You can see the desperation and helplessness on their faces as they work to exhaustion to save their downed Brother. They were doing everything that they could to rescue him and were met with almost impossible conditions and a situation that they were not familiar with.
Even for those of us that understand the significance of the upcoming weekend, do we really make it mean something? Do we do everything we can to make sure it doesn’t happen to us, our fellow Brothers and Sisters and our families? The answer is probably not.
No matter where I go, I always learn something new and interesting about that particular department. Whether it be about the house we are visiting, the equipment, operations or historical information, each place has it’s own story and way of doing things.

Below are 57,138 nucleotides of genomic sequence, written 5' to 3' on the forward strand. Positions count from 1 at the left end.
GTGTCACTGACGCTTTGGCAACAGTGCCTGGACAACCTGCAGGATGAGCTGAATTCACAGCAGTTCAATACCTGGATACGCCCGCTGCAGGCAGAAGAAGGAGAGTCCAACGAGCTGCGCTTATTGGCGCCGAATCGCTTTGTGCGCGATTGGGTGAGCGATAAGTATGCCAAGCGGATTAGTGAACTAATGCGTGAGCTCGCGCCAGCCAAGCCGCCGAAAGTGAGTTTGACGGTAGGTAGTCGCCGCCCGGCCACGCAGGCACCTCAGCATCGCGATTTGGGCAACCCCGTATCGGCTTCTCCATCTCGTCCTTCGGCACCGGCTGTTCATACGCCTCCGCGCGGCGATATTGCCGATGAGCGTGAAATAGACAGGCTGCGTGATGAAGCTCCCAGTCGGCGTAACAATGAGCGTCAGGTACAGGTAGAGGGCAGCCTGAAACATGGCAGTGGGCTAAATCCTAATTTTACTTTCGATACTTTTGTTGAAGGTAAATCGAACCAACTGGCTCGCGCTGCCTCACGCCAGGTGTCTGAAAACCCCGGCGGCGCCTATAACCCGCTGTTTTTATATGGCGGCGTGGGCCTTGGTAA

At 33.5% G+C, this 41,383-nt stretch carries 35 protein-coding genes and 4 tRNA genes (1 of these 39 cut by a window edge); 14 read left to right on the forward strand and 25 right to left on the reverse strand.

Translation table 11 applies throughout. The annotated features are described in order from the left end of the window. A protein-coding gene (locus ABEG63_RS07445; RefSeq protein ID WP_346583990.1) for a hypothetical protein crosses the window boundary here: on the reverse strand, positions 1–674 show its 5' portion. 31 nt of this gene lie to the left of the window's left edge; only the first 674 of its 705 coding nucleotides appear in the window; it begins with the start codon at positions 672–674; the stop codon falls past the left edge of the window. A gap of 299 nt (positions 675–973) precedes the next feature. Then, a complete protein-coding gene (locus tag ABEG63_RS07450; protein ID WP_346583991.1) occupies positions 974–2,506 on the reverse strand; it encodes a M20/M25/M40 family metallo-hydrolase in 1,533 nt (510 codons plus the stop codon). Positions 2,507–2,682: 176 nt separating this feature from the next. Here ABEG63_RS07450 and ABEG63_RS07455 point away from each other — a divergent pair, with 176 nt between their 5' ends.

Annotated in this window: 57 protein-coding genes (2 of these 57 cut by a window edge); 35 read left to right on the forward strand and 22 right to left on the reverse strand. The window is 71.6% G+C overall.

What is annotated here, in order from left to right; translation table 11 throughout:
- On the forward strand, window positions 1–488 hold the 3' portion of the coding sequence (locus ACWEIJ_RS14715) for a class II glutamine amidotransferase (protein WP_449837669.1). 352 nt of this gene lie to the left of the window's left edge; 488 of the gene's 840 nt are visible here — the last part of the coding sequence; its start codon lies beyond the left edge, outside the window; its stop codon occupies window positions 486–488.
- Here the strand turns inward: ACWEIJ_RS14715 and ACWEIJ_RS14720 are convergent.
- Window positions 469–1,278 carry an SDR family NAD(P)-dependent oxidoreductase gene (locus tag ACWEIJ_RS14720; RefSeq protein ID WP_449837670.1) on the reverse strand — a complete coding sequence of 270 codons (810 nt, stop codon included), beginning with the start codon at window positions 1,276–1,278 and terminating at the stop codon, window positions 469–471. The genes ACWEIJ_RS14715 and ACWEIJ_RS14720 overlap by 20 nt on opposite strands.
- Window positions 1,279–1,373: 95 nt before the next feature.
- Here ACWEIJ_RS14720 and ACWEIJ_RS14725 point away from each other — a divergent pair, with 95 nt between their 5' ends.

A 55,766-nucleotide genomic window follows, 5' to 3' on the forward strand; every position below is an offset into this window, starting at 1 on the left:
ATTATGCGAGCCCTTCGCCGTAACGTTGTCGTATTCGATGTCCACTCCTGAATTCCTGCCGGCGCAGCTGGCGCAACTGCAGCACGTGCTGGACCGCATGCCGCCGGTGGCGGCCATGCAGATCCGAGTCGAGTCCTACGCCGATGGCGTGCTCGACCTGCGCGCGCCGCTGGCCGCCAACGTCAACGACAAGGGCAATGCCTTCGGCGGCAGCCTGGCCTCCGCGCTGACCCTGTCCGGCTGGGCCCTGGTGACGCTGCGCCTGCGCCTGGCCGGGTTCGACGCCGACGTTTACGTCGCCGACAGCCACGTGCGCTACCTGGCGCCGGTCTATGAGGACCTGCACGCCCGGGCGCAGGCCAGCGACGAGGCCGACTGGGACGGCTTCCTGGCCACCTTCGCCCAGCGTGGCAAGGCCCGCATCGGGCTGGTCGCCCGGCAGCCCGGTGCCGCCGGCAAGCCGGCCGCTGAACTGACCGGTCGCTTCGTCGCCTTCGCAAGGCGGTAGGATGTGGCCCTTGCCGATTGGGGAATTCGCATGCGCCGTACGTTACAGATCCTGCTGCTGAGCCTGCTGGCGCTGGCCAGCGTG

Above all, don’t let the lives lost at any LODD be lives lost in vain. Learn from their mistakes, but don’t be critical, we have all screwed up and been lucky enough to get away with it. Be constructive and train on the recommendations so that you don’t repeat history.
Check out theis article by Lance Peeples from the Webster Groves Fire Department in St. Louis County. I Lance very well and he is a great fire service leader and carries the torch for increased training on the basics and for firefighter safety.
Remembering those have fallen at FDIC 2010. Every time I hear this I get goose bumps. I was there, and it truly was a great time. There is nothing like hundreds of firefighters raising a cup to those who paid the ultimate sacrifice.